There is one aspect of this question which has hardly been mentioned so far and that is the question of mechanisation. Mechanisation in agriculture is only in its infancy, but when it develops it will have the effect which it has had elsewhere. It will mean that less labour will be required on the land, and possibly one of the reasons why men are leaving the land is that there is less work for them to do on that account. On the other hand I agree with much that has been said concerning the low wages in agriculture, but I do not think that even hon. Members opposite, despite all the charges which they make about low wages in agriculture, really believe that in present circumstances the industry could afford to pay any higher wages. I do not think that would be possible even in a Socialist State. If they will agree with me as far as that I am sure hon. Members would also agree, that no matter what party or what Government may be in power, we will have to combine and work together for agriculture. You cannot solve the agricultural problem in one year or in 10 years. It is an industry which needs a very long time. I should like in conclusion to congratulate the Minister once more upon these proposals.

9.20 p.m.

Sir F. Acland

This has been a very interesting Debate. We have heard on this side an expression of the general feeling that parts of the Government's scheme are excellent, while from the other side the speeches have, for the most part, expressed the view that all the scheme is good but that hon. Members opposite would have been glad of more. That is common form, but I think the hon. Member for King's Lynn (Mr. Maxwell) went rather far in that direction. He told us of the extraordinarily heavy crops of barley which were grown in that part of the country. We know that some of the leading brewers go there for their malting barley, but although, obviously it pays the growers there, as things are, taking it year in and year out, to grow barley yet it appeared from the hon. Member that they were aggrieved because there were not some pickings for them out of this scheme, to give them still more on what must already be a paying crop. Another speech in which I was interested was that of the hon. and gallant Member for Petersfield (Sir R. Dorman-Smith) who, as we are all glad to know, remains President of the National Farmers' Union. He took up a point which I made some time ago—not of course because I had made it, but of his own accord—namely that it was extraordinarily difficult to get farmers to take advantage of these new offers, unless you were able to do something with regard to their present indebtedness and freeing them from existing obligations. He asked that some special inquiry should be made into that matter. I suggested that a little while ago, and I repeat the suggestion now. I believe this to be one of the primary elements of our difficulty indeed one of the foundations of our difficulty.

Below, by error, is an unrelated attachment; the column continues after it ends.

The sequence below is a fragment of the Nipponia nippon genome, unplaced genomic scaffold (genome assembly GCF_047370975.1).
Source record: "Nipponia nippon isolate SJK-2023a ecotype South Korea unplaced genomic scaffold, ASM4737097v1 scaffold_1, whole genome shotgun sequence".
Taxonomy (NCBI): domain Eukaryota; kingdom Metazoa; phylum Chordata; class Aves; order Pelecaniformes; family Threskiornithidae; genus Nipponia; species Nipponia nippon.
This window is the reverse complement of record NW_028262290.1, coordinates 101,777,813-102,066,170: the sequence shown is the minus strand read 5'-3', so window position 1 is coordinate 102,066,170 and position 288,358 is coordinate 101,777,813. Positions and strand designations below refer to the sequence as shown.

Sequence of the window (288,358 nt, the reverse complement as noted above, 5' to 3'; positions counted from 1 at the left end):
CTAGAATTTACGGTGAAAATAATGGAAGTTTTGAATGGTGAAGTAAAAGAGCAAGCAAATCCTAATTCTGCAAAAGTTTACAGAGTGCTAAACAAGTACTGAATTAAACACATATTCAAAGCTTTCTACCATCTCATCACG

With regard to milk, we are tending to pile up the amount of milk which has to go to the factories. I hope we shall see other branches of agriculture paying as well as or better than milk. Milk does not pay always, but people have to stick to it because milk is, comparatively speaking, a cash trade and people require the cash in order to pay the interest on their loans. Therefore they are not able to switch over to other branches of agricul- ture which might do better for them and tend to restore a true balance in the agricultural industry. I am very pleased to have heard that point made by the hon. and gallant Member for Petersfield, who carries such weight or ought to carry such weight in this Committee.